Our Competition

Each year, the Mars Society hosts the University Rover Challenge (URC) at the Mars Desert Research Station (MDRS) near Hanksville, Utah. The objective: build a rover capable of working alongside humans on Mars, and build it better than anyone else.

URC’s winner is determined by the quality of its System Acceptance document and video submitted months before competition and by its performance in four distinct missions at MDRS in May. For more information on the specific competition rules not outlined below, as well as competition news and broader media, visit the URC website.

System Acceptance Review

Teams create a written document and supplemental video to demonstrate their preparedness for in-person competition. URC uses this submission to determine finalists who will be invited to participate in Hanksville, UT.

This milestone is widely considered to be a celebration of what teams have accomplished. Teams publish their videos, and individuals commonly make a playlist of all known videos. From here, teams can observe what other teams have done, and use their ideas as inspiration for what they do next.

Science Mission

The goal is to determine the absence or presence of life, either extinct or extant, for designated samples in the field. Teams develop a written science plan for their approach to the mission, and implement it through various on-rover components to determine correct answers remotely in the field. Following in-field data collection, teams prepare and present a presentation to the judges on the findings, with discussion following.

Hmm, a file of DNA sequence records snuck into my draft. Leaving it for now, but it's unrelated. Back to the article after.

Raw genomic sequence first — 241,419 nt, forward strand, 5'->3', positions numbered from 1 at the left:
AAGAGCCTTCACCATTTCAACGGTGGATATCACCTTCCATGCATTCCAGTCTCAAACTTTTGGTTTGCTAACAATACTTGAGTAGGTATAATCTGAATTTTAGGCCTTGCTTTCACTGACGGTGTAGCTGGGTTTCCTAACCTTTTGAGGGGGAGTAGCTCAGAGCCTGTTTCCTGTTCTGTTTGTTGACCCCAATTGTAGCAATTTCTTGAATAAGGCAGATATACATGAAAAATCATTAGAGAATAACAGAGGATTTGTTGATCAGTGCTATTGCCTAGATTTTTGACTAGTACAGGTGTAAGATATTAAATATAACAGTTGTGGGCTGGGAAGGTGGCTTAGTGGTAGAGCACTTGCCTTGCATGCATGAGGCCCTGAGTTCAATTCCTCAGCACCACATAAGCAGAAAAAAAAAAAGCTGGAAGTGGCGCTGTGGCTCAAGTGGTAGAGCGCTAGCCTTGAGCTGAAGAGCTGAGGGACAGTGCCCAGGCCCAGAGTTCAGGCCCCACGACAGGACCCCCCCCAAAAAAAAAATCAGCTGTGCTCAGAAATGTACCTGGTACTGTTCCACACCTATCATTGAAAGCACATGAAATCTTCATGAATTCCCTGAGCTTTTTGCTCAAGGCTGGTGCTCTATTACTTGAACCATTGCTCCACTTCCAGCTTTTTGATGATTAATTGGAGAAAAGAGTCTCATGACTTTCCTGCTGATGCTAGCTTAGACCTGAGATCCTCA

These tasks, in and out of the field, test the rover and team’s ability to remotely identify the martian surface.

Extreme Retrieval and Delivery Mission

Teams pick up and deliver objects in the field while traversing a wide variety of terrain up to 1km. These tasks vary per year, but have included moving hand tools like a hammer, providing supply containers like a toolbox to an astronaut, pulling a rope, or relocating a rock.

The difficulty of this mission is centered on the ability of the rover to identify, collect, and place correctly items in the field using various sight mechanisms, and traverse the terrain between locations using GPS.

Equipment Servicing Mission

Teams perform several dexterous operations on a mock-up equipment system. In recent years, this has involved performing various “startup” tasks for launching a “lander rocket”, including placing a cache container into a tight-fitting compartment in the lander, opening a latched door, tightening a hex screw, typing on a mechanical keyboard, and operating a joystick.

All these tasks are designed to test a rover’s ability to perform tight maneuvers with manipulation skill, but also stress sight systems in close quarters to the various panels of the lander.

Autonomous Navigation Mission

Teams autonomously traverse to posts or between gates in this staged mission across easy and moderately difficult terrain. For each “leg”, teams must identify one or two AR tags, comprised of black and white blocks, drive to them, and indicate to judges through a LED indicator.

This sequence of tasks challenges a team to identify and avoid challenging terrain, all without a operator at the wheel. Teams utilize sensor systems like LiDAR and software like OpenCV to meet this challenge.

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